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that if you think about something hard and long enough that it can/will happen? negative things?


Hm. I usually tell myself it's the opposite - if I ruminate long enough on something

Murphy's Law will kick in and hit me with something completely unexpected.

There ARE of course times when it hits you (for example) - "A burglar is going

to come in from *that* side of the house and head straight for the alarm panel

in an attempt to blindside it."  Within 48 hours I was replacing a window on

that side of the house ... 

But usually it's the stuff I don't think about or tell myself can't happen.

for those of you who know me, i am a hypochondriac. a horrible one at that. i had a disturbing discussion with my bf's mother who is a spiritualist...believes in body energy, that you can heal terminal illnesses eating properly, deep meditation...etc.

she believes that people acquire illness - whether its small things like allergies or big things like cancer because of emotional distress.

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Guest billycat

I have to agree that eating better, meditation, exercise, etc. all are things that will reduce stress and possibily keep you in better health. however to say that these things and body energy  will heal terminal illness, I think can be harmful and could cause someone serious health risks. Science is proven. If what your BF mother is saying is true would it be possible that we (or you) could cure our MI?

  Would you go to a spritualist if you had a broken arm? Don't get me wrong

I think positive thinking can be very helpful in the way a person deals with heath issues, but the reality is people are live long and more productive lives because of sceince.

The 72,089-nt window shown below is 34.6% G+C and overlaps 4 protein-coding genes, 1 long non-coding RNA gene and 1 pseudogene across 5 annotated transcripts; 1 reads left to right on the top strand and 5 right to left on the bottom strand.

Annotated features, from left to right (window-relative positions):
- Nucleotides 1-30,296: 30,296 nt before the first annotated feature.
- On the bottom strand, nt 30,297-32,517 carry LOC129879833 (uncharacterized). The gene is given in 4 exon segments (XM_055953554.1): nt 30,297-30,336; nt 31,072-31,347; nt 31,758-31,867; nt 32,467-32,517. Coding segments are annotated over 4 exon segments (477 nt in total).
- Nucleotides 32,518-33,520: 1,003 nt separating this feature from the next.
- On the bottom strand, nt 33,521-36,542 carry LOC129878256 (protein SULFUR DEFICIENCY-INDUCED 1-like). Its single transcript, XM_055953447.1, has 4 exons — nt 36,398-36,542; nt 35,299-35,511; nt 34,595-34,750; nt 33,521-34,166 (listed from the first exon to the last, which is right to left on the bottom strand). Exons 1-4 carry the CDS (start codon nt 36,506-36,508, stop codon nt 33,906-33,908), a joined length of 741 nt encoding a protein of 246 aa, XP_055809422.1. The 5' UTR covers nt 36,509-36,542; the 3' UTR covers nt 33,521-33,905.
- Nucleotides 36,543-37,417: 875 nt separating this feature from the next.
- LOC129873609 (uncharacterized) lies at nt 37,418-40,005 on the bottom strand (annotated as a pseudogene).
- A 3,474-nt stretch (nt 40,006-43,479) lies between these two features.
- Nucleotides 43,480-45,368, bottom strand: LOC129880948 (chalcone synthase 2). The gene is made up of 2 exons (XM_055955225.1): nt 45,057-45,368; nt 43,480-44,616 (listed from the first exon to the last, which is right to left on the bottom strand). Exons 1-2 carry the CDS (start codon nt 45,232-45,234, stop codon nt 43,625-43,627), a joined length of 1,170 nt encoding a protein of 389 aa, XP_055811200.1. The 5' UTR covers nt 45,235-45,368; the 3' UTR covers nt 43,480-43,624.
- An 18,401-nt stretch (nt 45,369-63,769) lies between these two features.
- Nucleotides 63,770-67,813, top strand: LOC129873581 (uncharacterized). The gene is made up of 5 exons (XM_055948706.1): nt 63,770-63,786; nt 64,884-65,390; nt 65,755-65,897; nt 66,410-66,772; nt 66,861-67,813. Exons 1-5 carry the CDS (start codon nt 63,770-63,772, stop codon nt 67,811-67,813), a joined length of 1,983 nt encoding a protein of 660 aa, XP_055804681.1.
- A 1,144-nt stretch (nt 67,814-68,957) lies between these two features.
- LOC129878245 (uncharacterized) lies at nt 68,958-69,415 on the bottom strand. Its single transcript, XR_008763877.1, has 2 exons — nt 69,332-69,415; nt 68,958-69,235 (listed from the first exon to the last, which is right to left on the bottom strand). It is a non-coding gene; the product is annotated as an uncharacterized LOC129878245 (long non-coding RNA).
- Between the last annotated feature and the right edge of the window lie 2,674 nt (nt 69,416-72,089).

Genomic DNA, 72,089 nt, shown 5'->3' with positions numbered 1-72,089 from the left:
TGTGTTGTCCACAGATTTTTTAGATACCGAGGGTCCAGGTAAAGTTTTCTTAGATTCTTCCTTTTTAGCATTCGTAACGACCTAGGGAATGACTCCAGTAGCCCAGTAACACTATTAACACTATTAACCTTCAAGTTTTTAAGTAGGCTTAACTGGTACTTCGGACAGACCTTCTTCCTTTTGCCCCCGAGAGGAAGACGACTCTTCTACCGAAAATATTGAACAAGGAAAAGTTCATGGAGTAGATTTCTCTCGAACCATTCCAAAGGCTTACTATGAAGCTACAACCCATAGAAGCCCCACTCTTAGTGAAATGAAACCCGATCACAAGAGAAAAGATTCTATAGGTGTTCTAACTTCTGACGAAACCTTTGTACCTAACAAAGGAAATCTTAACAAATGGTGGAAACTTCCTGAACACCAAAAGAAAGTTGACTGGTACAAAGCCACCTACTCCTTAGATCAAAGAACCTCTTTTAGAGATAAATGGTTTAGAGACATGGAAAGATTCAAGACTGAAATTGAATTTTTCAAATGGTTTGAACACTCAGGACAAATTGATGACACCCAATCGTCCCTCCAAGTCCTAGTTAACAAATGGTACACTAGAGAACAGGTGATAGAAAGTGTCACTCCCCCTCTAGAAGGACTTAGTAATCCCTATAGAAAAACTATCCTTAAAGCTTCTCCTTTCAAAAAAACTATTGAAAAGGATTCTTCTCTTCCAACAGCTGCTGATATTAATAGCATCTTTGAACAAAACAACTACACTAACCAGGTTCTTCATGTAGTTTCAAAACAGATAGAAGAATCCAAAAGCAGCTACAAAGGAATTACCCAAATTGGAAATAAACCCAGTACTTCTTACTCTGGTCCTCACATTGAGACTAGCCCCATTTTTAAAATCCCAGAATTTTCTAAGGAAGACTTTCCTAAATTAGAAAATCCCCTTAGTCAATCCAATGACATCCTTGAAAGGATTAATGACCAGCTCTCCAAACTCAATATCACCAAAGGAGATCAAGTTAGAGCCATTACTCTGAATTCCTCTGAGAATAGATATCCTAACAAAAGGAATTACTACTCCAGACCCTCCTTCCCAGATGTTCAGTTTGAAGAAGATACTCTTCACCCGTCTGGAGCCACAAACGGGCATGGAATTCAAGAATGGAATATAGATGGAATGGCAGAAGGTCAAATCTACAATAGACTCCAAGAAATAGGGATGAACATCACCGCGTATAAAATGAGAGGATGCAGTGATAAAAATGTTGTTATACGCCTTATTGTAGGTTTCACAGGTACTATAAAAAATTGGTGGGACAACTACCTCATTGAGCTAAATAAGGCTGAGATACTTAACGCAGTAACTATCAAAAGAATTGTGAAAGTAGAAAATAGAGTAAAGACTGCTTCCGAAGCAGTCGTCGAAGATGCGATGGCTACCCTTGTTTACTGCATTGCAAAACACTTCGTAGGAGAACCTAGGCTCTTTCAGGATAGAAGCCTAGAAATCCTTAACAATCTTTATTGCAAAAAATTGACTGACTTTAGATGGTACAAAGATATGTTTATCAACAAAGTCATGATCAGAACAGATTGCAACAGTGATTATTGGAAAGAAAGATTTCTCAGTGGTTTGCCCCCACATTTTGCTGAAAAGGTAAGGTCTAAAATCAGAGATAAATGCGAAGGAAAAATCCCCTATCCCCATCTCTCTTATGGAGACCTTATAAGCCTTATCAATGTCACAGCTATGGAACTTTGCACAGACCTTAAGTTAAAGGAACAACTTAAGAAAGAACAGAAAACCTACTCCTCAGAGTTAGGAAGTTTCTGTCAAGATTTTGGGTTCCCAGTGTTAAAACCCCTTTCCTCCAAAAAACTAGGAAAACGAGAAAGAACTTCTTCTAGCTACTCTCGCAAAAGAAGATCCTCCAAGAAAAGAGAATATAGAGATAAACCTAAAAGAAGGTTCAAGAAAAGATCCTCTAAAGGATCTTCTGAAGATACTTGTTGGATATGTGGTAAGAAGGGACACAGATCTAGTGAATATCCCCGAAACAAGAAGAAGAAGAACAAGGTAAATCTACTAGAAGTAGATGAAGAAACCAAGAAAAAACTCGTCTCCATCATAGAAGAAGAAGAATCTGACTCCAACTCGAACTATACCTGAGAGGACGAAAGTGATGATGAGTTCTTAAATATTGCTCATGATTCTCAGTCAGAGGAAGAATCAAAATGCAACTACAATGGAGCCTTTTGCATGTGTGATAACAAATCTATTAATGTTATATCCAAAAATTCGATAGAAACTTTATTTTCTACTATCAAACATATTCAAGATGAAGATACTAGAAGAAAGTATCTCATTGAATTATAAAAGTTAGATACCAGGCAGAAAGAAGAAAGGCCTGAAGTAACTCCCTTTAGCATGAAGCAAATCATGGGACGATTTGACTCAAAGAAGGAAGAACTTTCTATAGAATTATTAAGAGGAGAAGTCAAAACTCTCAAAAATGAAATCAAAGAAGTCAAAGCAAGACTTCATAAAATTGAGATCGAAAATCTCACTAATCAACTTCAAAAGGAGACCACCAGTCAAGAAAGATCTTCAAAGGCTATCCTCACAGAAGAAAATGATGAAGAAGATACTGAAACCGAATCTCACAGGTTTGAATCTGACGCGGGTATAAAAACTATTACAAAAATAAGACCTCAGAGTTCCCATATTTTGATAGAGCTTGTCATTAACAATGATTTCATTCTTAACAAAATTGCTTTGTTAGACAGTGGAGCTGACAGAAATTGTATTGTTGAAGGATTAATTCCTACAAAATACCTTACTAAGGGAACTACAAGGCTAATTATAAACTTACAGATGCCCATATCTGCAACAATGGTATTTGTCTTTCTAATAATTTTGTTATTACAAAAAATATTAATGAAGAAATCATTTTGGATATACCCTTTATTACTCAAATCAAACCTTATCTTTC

By the way I do have a grandmother who is 104 years old who has never really been sick with a serious illness or had to have any type of operation and I think

she is healthy because of wine!    she still has one glass of wine every day with her dinner.  And her mind is still sharp.    Sorry I had to add that. She was born in Italy and that was what that culture was. And they ate healthy. I know that

goes against what I said about sceince but I think she is an unusual example of a human being.

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...if you think about something hard and long enough that it can/will happen?

If this is true, when is Sandra Bullock going to walk through my door? When? How much longer do I have to think about it?

The human brain didn't evolve as a cosmic conduit of magic, all-powerful healing energy; it evolved to help us compete with other critters in the Big Game of life. It's "designed" to find food and mates. The rest of its features are secondary. 

I suppose it's comforting to believe we have special powers: everything is in our control, that way.

If you're a hypochondriac, your brain is telling you lies about your body. Stress isn't healthy, but visualizing X (whether X is cancer or Sandra Bullock) isn't going to create it.

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Visualizing things does cause them to arise. Even most medical doctors will tell you about the power of positive vs negative thinking, if you ask them. Doesn't mean all illness can be treated simply by thinking about it, but it's a part of the picture.

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Visualizing things does cause them to arise.

This disagreement may be semantic. The terms "things" and "cause" beg to be disambiguated. I'm assuming that by "things" you don't mean physical, solid things like Sandra B, but states of mind.

Major problem: How do we know that the visualizing caused the desired (or undesired) state of mind? Maybe it was part of the effect. The causal boundaries between mental events are nebulous (when not arbitrary).

For example: suppose I've been worrying about having a panic attack and then BOOM! I have a doozy. Did I bring it into existence by worrying about it or did the anxiety that produced the panic attack cause the initial worry?


There's strong anecdotal evidence against the statement quoted above. At least one variety of optimism is a function of expecting the worst but rarely encountering it. If one goes through life envisaging catastrophes at every step, life will continually delight him. On this view, life is good insofar as it exceeds expectations.

But if visualizing things creates them, this should be impossible. Life should be one long and grim self-fulfilling prophecy for everyone with modest expectations. 

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There is actually a lot of non-anecdotal evidence to show that those who go through life envisioning catastrophe at every step (which is a far cry from having modest expectations) are not continually delighted, but suffer from severe depression and other maladies.